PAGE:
Two, the convenience and saved disk space will be marginal. If your project has requirements.txt or Pipfile files, it’s trivially easy to set up a virtual environment for the project and install what it needs with a couple of commands. These installs are one-time costs, so there’s not much point in trying to ameliorate them.

If you have multiple projects that use the same versions of the same packages, and do so consistently, then you may be able to share a venv between them without ill effects. But that requires you stay on top of the requirements for those projects as a group.

Do share big packages across environments—but carefully

Here’s a problem that’s growing more common in this age of installing big Python packages like TensorFlow. What if we have multiple projects that all need to share the same version of some package that happens to be really large—say, hundreds of megabytes?

One way to handle this is to take advantage of a not-widely-known feature of Python virtual environments. Normally, when created, they don’t use the underlying Python installation’s site packages directory. Apps that run in the venv can only “see” packages installed to the venv.

However, if you create a venv with the --system-site-packages option, programs running in that venv will also be able to see packages installed in the underlying Python installation.

Normally, venvs don’t do this, as a way to keep their package namespaces clean. But if you enable this feature, you could use it to install a few key packages in the underlying install, and so allow them to be shared with venvs. If you need a newer version of the package in question, you could install it locally to the venv, since the venv’s own package versions would supersede what’s in the underlying installation.

Bear in mind, this solution works best only when:

  1. The package in question is really large—again, hundreds of megabytes—and it’s not practical to install it into multiple projects.
  2. You’re dealing with multiple projects that all need that package.
  3. You plan on keeping the versioning for that package consistent across all those projects. This is generally the hardest criterion to satisfy, since a project’s requirements can theoretically change at any time. But if it does, you can again always install a local copy of the package that satisfies the needed version.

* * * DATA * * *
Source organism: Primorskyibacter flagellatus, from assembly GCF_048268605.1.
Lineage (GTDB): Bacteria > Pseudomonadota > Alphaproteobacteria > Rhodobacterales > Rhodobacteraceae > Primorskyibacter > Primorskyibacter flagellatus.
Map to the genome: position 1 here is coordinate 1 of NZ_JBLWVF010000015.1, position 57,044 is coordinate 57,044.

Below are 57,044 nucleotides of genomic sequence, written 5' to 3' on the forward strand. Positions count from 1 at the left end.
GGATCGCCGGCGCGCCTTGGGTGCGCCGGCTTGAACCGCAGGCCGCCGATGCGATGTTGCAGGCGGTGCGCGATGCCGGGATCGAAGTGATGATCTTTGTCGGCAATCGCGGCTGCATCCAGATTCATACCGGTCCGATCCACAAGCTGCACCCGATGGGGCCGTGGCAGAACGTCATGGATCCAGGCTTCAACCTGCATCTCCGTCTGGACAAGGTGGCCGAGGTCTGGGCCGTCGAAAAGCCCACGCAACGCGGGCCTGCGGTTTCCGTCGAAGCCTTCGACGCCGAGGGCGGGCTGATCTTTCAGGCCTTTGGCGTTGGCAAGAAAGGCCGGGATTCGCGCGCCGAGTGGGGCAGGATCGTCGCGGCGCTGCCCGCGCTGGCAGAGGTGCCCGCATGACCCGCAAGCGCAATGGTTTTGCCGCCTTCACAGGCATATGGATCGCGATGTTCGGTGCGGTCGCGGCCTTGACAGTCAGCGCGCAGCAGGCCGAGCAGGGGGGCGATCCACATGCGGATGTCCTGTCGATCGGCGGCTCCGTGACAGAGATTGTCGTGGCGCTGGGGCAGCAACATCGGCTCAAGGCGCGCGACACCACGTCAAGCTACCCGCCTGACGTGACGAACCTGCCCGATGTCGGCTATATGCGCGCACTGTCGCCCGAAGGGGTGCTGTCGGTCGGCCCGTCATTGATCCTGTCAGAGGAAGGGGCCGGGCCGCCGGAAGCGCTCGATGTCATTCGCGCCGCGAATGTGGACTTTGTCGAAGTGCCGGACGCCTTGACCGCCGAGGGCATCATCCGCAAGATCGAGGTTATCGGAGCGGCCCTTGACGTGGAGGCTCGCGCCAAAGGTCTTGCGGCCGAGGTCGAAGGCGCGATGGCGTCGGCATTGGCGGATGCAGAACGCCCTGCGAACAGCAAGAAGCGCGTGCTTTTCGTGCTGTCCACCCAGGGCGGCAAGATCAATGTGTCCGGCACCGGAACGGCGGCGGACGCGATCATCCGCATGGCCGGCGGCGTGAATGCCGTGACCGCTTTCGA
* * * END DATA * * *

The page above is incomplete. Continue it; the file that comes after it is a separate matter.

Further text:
Don’t place project files inside a Python virtual environment

When you set up a virtual environment, the directory it lives in isn’t meant to hold anything but the virtual environment itself. Your project belongs in its own separate directory tree. There are many good reasons for this:

  • Your project directory tree might well have a naming convention that collides with elements of the virtual environment.
  • The easy way to remove a virtual environment is to delete the directory. Mingling project files with the virtual environment means you must first disentangle the two.
  • It’s too easy to overwrite something in the virtual environment without knowing it.
  • Multiple projects may use the same virtual environment. (Unlikely, as above, but possible, and so worth being aware of.)

One way to organize things would be to create a top-level directory that holds different virtual environments and another top-level directory that holds projects. As long as the two are kept separate, that’s what matters. But the general approach, for convenience and consistency, is to have the venv inside the project as a top-level directory.